In re Pers. Restraint of Bell (Majority)

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Justia Opinion Summary

Reginald Bell was convicted in 2009 of possession of cocaine with intent to deliver and bail jumping. His judgment and sentence became final on direct appeal in 2012. In October 2015, Bell filed a personal restraint petition; the acting chief judge dismissed it as improperly successive. Bell then sought discretionary review from the Supreme Court. The Court's commissioner denied review, and Bell moved to modify the commissioner's ruling. He argued that, procedurally, his personal restraint petition should have been transferred to the Supreme Court rather than dismissed because his successive petition did not assert an issue that was raised and determined on the merits in a previous personal restraint petition. The Supreme Court agreed: a successive personal restraint petition that does not seek relief on the same grounds as those adjudicated in a previous petition must generally be transferred to the Supreme Court rather than be dismissed. However, there is an exception: if the Court of Appeals determines that the successive petition was time barred, then the Court of Appeals should dismiss it. In this case, however, the Court of Appeals made no such determination. Hence, it erred in dismissing Bell's petition rather than transferring it to the Supreme Court.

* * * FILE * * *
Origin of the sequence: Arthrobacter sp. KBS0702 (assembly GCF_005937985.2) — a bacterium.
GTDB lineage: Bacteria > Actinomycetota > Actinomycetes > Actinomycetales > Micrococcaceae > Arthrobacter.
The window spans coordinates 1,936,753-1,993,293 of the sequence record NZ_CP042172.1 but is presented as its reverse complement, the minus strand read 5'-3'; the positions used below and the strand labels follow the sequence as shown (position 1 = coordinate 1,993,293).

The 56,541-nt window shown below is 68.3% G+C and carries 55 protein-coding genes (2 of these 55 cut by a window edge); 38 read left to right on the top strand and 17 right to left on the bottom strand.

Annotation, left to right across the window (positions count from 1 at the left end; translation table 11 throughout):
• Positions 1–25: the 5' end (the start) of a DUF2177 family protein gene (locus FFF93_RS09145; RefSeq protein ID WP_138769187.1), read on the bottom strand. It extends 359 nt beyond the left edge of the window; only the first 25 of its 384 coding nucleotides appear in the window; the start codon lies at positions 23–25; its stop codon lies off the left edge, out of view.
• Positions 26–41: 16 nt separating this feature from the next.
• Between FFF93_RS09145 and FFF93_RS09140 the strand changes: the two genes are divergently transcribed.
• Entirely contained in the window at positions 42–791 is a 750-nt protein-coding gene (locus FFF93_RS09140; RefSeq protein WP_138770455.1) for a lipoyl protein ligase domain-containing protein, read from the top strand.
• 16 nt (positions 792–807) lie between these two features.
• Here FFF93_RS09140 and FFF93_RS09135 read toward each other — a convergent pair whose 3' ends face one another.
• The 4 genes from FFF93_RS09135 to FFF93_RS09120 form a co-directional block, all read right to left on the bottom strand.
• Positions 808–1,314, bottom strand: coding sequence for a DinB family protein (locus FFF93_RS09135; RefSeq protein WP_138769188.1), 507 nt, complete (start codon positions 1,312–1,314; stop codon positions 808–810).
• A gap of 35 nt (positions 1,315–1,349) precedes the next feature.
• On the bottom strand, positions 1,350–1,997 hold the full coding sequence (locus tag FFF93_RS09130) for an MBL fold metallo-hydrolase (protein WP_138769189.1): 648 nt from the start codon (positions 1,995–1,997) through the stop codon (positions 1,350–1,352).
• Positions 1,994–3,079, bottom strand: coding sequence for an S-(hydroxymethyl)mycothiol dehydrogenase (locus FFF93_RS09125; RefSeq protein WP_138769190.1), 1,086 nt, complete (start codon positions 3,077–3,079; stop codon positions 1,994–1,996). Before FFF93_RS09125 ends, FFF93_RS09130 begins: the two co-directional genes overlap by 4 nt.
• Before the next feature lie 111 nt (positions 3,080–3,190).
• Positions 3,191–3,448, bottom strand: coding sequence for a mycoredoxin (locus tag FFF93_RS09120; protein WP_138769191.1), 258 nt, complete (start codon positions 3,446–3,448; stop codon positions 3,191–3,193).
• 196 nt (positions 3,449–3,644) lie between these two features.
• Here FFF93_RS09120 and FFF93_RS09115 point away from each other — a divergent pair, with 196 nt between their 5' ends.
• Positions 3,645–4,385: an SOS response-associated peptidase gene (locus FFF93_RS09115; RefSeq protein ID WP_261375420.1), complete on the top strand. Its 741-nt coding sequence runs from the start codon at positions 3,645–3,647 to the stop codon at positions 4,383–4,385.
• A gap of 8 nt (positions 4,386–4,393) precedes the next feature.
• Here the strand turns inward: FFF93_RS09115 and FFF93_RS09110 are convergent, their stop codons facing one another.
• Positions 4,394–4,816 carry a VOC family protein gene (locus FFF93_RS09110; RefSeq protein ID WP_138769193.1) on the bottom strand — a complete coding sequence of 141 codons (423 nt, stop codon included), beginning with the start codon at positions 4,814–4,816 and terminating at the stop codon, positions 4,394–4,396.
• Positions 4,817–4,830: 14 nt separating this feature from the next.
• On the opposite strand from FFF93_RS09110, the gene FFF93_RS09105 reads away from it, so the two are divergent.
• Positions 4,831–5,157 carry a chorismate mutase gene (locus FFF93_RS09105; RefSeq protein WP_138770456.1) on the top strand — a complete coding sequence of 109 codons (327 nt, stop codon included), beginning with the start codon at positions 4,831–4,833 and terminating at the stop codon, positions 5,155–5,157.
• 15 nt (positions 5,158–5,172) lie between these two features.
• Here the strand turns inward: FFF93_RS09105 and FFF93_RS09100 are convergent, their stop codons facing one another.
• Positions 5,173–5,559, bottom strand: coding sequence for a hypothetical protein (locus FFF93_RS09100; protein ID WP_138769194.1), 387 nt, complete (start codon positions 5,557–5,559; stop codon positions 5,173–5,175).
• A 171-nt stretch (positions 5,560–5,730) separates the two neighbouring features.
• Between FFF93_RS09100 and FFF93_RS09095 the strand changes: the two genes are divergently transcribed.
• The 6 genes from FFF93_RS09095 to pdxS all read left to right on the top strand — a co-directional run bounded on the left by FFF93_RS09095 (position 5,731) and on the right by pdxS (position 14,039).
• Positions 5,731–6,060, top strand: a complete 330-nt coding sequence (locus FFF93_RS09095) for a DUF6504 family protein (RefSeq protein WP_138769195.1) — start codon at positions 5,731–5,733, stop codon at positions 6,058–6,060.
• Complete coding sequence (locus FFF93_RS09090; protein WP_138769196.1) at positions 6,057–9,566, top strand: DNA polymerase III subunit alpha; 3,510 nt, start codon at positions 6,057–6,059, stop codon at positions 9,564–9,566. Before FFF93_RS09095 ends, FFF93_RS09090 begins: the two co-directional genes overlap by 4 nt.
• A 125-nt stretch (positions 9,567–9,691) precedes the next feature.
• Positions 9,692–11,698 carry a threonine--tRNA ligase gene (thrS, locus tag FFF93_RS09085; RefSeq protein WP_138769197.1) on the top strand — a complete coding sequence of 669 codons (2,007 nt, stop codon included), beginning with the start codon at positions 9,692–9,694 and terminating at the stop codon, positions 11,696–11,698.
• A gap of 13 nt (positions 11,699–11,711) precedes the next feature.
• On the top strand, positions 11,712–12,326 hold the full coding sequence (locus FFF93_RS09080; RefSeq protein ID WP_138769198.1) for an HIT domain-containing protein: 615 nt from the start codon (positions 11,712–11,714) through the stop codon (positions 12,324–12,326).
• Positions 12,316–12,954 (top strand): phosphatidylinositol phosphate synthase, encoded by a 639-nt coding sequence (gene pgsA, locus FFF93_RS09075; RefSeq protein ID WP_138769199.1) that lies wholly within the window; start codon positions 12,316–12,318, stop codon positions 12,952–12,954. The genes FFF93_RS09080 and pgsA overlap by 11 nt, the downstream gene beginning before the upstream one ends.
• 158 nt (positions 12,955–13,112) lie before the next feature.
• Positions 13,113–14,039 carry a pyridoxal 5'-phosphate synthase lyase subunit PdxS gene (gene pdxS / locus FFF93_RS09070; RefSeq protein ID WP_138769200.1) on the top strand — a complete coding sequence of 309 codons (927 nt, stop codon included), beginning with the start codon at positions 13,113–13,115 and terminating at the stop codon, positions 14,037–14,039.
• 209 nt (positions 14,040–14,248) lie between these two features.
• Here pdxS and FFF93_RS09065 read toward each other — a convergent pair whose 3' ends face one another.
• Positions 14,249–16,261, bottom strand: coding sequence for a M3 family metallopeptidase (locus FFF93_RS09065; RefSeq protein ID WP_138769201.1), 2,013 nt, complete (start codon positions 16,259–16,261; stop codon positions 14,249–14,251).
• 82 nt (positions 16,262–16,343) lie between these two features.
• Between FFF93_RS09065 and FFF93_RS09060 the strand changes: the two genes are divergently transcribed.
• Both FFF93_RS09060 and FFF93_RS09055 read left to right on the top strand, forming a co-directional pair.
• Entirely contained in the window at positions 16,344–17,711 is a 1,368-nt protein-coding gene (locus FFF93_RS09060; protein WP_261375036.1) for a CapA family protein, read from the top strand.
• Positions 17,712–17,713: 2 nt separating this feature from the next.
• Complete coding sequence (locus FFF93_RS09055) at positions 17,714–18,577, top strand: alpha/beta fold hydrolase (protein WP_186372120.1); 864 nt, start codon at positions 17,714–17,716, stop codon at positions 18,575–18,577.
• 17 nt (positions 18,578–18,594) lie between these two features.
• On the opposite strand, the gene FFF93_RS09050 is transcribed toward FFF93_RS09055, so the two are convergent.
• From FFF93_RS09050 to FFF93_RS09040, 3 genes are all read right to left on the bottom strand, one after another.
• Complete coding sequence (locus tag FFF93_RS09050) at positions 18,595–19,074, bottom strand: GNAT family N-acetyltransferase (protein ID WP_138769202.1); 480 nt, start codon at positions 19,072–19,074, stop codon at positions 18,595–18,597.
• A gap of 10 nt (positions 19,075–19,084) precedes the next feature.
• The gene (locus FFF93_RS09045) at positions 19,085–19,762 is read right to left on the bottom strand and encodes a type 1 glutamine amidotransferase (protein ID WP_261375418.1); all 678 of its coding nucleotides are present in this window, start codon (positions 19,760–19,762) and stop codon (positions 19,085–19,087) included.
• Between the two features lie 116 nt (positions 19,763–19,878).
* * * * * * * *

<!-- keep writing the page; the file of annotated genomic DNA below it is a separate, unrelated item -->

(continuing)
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SUSAN L. ARLSON SUPREME COURT CLERK IN THE SUPREME COURT OF THE STATE OF WASHINGTON In the Matter of the Personal Restraint of NO. 9 2 6 7 9-4 REGINALD BELL, Petitioner. EN BANC Filed: JAN ' 9 2017 PER CURIAM-Reginald Bell was convicted in 2009 of possession of cocaine with intent to deliver <md bail jumping. His judgment and sentence became final on direct appeal in 2012. In October 2015, Mr. Bell filed a personal restraint petition in Division Two of the Court of Appeals; the acting chief judge dismissed it as improperly successive. Mr. Bell then sought this court's discretionary review. Our commissioner denied review, and Mr. Bell moved to modify the commissioner's ruling. He argued that, procedurally, his personal restraint petition should have been transferred to this court rather than dismissed because his successive petition did not assert an issue that was raised and determined on the merits in a previous personal restraint petition. We agree. A successive personal restraint petition that does not seek relief on the same grounds as those adjudicated in a previous petition must generally be transferred to this court rather than be dismissed. However, there is an exception: if the Court of No.92679-4 PAGE2 Appeals determines that the successive petition was time barred, then the Court of Appeals should dismiss it. In this case, however, the Court of Appeals made no such determination. Hence, it erred in dismissing Mr. Bell's petition rather than transferring it to this court for consideration. PROCEDURE The acting chief judge dismissed Mr. Bell's petition solely on the basis that Mr. Bell failed to show good cause why he did not raise the issue presented in this petition in his previous personal restraint petitions. The dismissal order provides in part as follows: Bell argues that RCW 10.73.100(4) exempts his petition from the time bar, because it exempts petitions in which the petitioner alleges that "the defendant pled not guilty and the evidence introduced was insufficient to support the conviction." But even if his petition is not time-barred, it is successive under RCW 10.73.140 because he has filed prior petitions and fails to show good cause why he did not raise this issue in an earlier petition. This court is directed to dismiss a successive petition. RCW 10.73.140. Accordingly, it is hereby ORDERED that Bell's petition is dismissed under RAP 16.11(b). Thus, the Court of Appeals dismissed Mr. Bell's petition because it was successive. The Court of Appeals did not decide whether the petition was also time barred. ANALYSIS The legislature and this court apply different rules to successive petitions that raise previously raised claims that have been adjudicated, successive petitions that raise previously raised claims that have not been adjudicated, successive petitions that raise new claims, and successive petitions that raise either type of claim but are also untimely. We talce this opportunity to discuss what the rules require in these situations. 1. Transfer of Successive Petition RCW 10.73.140 directs that "[i]f a person has previously filed a petition for personal restraint, the court of appeals will not consider the petition unless the person No. 92679-4 PAGE3 certifies that he or she has not filed a previous petition on similar grounds, and shows good cause why the petitioner did not raise the new grmmds in the previous petition." This statute further directs that "[i]f upon review, the court of appeals finds that the petitioner has previously raised the same grounds for review, or that the petitioner has failed to show good cause why the ground was not raised earlier, the court of appeals shall dismiss the petition on its own motion without requiring the state to respond to the petition." We have previously determined that RCW 10.73.140 cannot be applied in isolation. In In re Personal Restraint of Perkins, 143 Wn.2d 261, 266, 19 P.3d 1027 (2001), we held that this statute, which applies only to the Court of Appeals, must be considered in light of the directive in RCW 2.06.030 that "[n]o case, appeal or petition for a writ filed in the supreme court or the court shall be dismissed for the reason that it was not filed in the proper court, but it shall be transferred to the proper court." Accordingly, where the Court of Appeals does not have jurisdiction to consider a petition on a particular basis that this court may consider, the petition should be transferred "to the proper court" rather than dismissed. Sometimes the Washington Supreme Court is "the proper court" for a personal restraint petition: article IV, section 4 of the Washington Constitution vests this court with original jurisdiction in habeas corpus proceedings, such that a petitioner could file a personal restraint petition directly in this court. Thus, RCW 2.06.030 compels the Court of Appeals to transfer a successive petition that raises new grounds, and that is not time-barred, to this court. I d. at 266-67. 2. Good Cause Requirement Application of this principle has led to a distinction between the proper procedure when the Court of Appeals receives a successive petition asserting similar grounds for relief and when it receives a successive petition raising new grounds for relief. If the Court of Appeals finds that the petitioner has previously raised similar No. 92679-4 PAGE4 grounds for relief, RCW 10.73.140 divests that court of jurisdiction. But RCW 10.73.140 does not divest this court of jurisdiction, and under RAP 16.4(d), this court may consider more than one petition for similar relief on behalf of the same petitioner if good cause is shown. Accordingly, in In re Personal Restraint of Johnson, 131 Wn.2d 558, 566, 933 P.2d 1019 (1997), where Johnson's successive petition sought relief on the same grmmds as an earlier petition, we held that "the proper procedure for the Court of Appeals, when it receives a personal restraint petition it may not consider under the terms ofRCW 10.73.140, is either to dismiss it, or to transfer it to this Court if it determines RAP 16.4(d) might apply." But dismissal based on failure to show good cause is limited to successive petitions seeking similar relief within the meaning of RAP 16.4(d). By its terms, this rule does not apply to petitions asserting new grounds for relief. Thus, while the Court of Appeals retains the power to dismiss a successive petition asserting similar grmmds for relief where the petitioner does not show that good cause might allow this court to consider the petition, there is no good cause prerequisite for transfer to this court of a petition raising new grounds for relief. See Perkins, 143 Wn.2d at 267. The "good cause" requirement of RAP 16.4(d) does not apply to this successive petition. A successive petition seeks "similar relief' within the meaning of RAP 16.4(d) if it raises matters that have been previously heard and determined on the merits. In re Pers. Restraint of Martinez, 171 Wn.2d 354, 362, 256 P.3d 277 (2011). Mr. Bell states that he raised the same sufficiency of the evidence claim presented here in previous petitions, but that the issue has not been considered and determined ~N~o~·~92~6~7~9-~4~--·--------------------------------------------~PAGE5 on the merits. 1 The acting chief judge's order also indicates that this petition raises a new claim for relief. Accordingly, we will consider Mr. Bell's successive petition as one that does not seek "similar relief' within the meaning of RAP 16.4(d) and transfer it to this court for determination. 2 3. RCW 10.73.090 and Turay Create an Exception to the Rule on Transfer There is an exception to this rule of transfer. The Court of Appeals cannot consider a petition that is both untimely and successive; instead, it must be dismissed as untimely rather than transferred to this court. In re Pers. Restraint of Turay, 150 Wn.2d 71, 87, 74 P.3d 1194 (2003). Thus, the question of whether a successive petition is time barred ordinarily should be decided by the Court of Appeals. If the acting chief judge had found that Mr. Bell's petition was both successive and untimely, then dismissal would have been proper. But here, the acting chief judge's order assumes, without deciding, that the petition is timely, apparently reasoning that the successive petition could not be considered under RCW 10.73.140 in any event because Mr. Bell failed to show good cause why he did not raise his challenge to the sufficiency of the evidence in an earlier petition. As discussed above, the good cause showing is not required here. The acting chief judge therefore erred in dismissing the petition without assessing its timeliness. In the absence of a fmding that it was untimely, the petition should have been transferred. 1 Mr. Bell states that in Court of Appeals cause no. 46262-1-II a panel of judges accepted the State's concession as to a community custody error and remanded to the trial court for correction of the judgment and sentence, but declined to consider his other claims tmder the "mixed petition" rule of In Personal Restraint ofHankerson, 149 Wn.2d 695, 700, 72 P.3d 703 (2003). He indicates he also raised the issue in Court of Appeals cause no. 472 74-1-II, a petition dismissed by the clerk of the court, and in Court of Appeals cause no. 47440-9-II, where the claim was voluntarily dismissed. 2 The only direct bar to raising new issues in this court is the abuse of the writ doctrine. In re Pers. Restraint ofTuray, 153 Wn.2d 44, 48, 101 P.3d 854 (2004) (citing In re Pers. Restraint of Stoudmire, 141 Wn.2d 342, 352, 5 P.3d 1240 (2000)). There is no basis here for dismissing the petition as an abuse of the writ. See id. (outlining circumstances in which a successive petition may constitute an abuse of the writ). No. 92679-4 4. PAGE 6 Mr. Bell's Petition Is Untimely We begin our review with the question of timeliness. Mr. Bell contends that his petition is timely and that relief is warranted because there was insufficient evidence of his intent to deliver cocaine. RCW 10.73.090 specifies a one-year time limit for filing a collateral attack on a judgment and sentence in a criminal case, but this time limit does not apply if the petitioner pleaded not guilty and demonstrates that the evidence was insufficient to support the conviction. RCW 10.73.100(4). Although Mr. Bell raises a ground for relief that has not previously been determined in the context of a personal restraint petition, and is potentially exempt from the one-year time limit on collateral attack, he did raise insufficiency of the evidence on direct appeal. As a general rule, a personal restraint petitioner may not renew a claim that was raised and rejected on the merits on direct appeal unless the petitioner shows that the interests of justice require reconsideration. In re Pers. Restraint of Yates, 177 Wn.2d 1, 17, 296 P.3d 872 (2013). It is debatable whether the issue was fully considered on the merits on direct appeal. Mr. Bell claimed that the State did not provide sufficient evidence that he possessed cocaine with intent to deliver, see RCW 69.50.401(1), but he provided argumentation only as to the "possession" element. See State v. Bell, noted at 164 Wn. App. 1006, 2011 WL 4458794, at *8 n.9. The court addressed only that argmnent. Id. But we need not decide the parameters of the issue raised and rejected on the merits on direct appeal; regardless of whether it can be said that the Court of Appeals addressed this sufficiency of the evidence issue, the record does not support Mr. Bell's contention that the State failed to provide sufficient evidence that he intended to deliver the cocaine that was in his possession. Evidence admitted at trial indicated that Mr. Bell personally brought powder cocaine to a motel room, processed the powder cocaine into rock cocaine, and cut a ball of rock cocaine into smaller pieces. The 68 to 73 grams of cocaine police found in the motel room had a street value of more than $6,000. When Mr. Bell was searched No. 92679-4 PAGE7 incident to his arrest, he had $964 in his pocket. The test for determining the sufficiency of the evidence is whether, after viewing the evidence in the light most favorable to the State, any rational trier of fact could have found guilt beyond a reasonable doubt. State v. Salinas, 119 Wn.2d 192, 201, 829 P.2d 1068 (1992). All reasonable inferences from the evidence must be drawn in favor of the State and interpreted most strongly against the defendant. Id. Clearly, the evidence was sufficient to support a verdict of guilt. Mr. Bell's assertion that the evidence introduced at trial was insufficient to support the conviction is without merit, and his petition therefore does not escape the time bar set forth in RCW 10.73.090. Cf In re Pers. Restraint of Stenson, 150 Wn.2d 207, 220, 76 P.3d 241 (2003) (petitioner's claim did not meet the requirements for newly discovered evidence and therefore was not within the exceptions to the time bar delineated in RCW 10.73.100). We dismiss his personal restraint petition.